In the world that we are targeting, most enterprises will have just 1-2 applications, with accounting being the most common. Other information may be on the computer, but is likely to be in Foxpro/Microsoft-SQL Server databases or even in MS-Excel.
What we want to do here is to make available the business software applications that the enterprises need for no more than USD 5-10 or so per person-month. Compare this to the hundreds or thousands of dollars that are paid per seat for enterprise applications today. Our price point will make the apps available to the bottom of the enterprise pyramid and if we are smart (and lucky), we may be able to move up the ladder (but that is not as important).
We will begin by writing adaptors to standard applications that exist and by defining a common business process reference model which encompasses the key processes, flows and numbers for the different types of businesses (manufacturing, trading, services, etc.). This is again an 'edge' strategy: we are not going and saying we want to replace the application right away. What we are saying is that we can combine data from different applications to provide you reports and views of the business you may not have seen before. In defining these 'APIs', we need to leverage two sets of standards: web services (usage of XML, CORBA, and SOAP) and business processes.
The next step is to start putting together the actual application building blocks evolving from the enterprise models that we have created and tailored to fit the business process standards. The Enterprise Model we need to build must be event-driven. We need to think in terms of a (near) real-time enterprise. We should look at the messaging frameworks and application integration being done currently.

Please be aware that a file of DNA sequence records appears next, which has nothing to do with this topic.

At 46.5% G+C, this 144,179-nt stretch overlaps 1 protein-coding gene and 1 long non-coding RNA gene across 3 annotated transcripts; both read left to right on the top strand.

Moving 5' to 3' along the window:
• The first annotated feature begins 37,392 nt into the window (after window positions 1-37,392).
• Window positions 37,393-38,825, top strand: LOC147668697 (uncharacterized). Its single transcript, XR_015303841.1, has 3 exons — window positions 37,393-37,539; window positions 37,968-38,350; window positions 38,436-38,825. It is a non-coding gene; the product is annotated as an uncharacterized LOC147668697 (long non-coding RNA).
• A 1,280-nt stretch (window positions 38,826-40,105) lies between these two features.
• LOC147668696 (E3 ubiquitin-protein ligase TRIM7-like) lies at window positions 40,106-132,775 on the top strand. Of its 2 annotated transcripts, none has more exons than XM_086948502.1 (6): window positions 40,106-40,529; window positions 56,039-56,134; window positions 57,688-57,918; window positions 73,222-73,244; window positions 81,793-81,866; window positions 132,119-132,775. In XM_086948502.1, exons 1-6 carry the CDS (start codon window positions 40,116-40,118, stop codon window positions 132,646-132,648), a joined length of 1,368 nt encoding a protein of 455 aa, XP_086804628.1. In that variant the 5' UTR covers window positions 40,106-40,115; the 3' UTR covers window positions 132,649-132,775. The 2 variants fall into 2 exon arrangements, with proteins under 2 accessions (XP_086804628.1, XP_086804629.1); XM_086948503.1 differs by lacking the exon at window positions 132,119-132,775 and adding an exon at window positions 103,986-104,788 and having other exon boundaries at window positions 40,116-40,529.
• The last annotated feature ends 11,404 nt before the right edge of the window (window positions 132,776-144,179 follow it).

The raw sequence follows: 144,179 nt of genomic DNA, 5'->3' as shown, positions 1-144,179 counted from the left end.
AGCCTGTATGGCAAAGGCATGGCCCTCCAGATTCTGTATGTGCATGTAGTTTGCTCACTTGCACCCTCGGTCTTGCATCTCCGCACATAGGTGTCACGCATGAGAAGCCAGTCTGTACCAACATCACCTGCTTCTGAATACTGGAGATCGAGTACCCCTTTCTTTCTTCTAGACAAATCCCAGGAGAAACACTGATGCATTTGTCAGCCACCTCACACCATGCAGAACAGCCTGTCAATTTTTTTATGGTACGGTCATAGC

Our enterprise objects would perhaps have 70-80% of the functionality. These are the 'enterprise Lego blocks' which could be assembled by Independent Software Vendors (ISVs) for a customised solution. ISVs will play an important role because they have the 'last-mile' enterprise/industry knowledge and the customer relationship. We should publish the APIs of all our objects so if others build a better object, so be it. This is what Microsoft has done well ' leverage the developer community. Our success to a great extent here will also depend on whether we can get ISVs to extend (and replace) our enterprise objects.
Alternately, the enterprise itself could choose to take an existing set of processes from an online library which exists and then customise it. The latter needs the equivalent of a scripting-base workflow programming environment which does for business processes what Visual Basic has done for software. We need to make this business rules driven.
In parallel, we need to use inter-enterprise standards to streamline document flow based on standards between enterprises.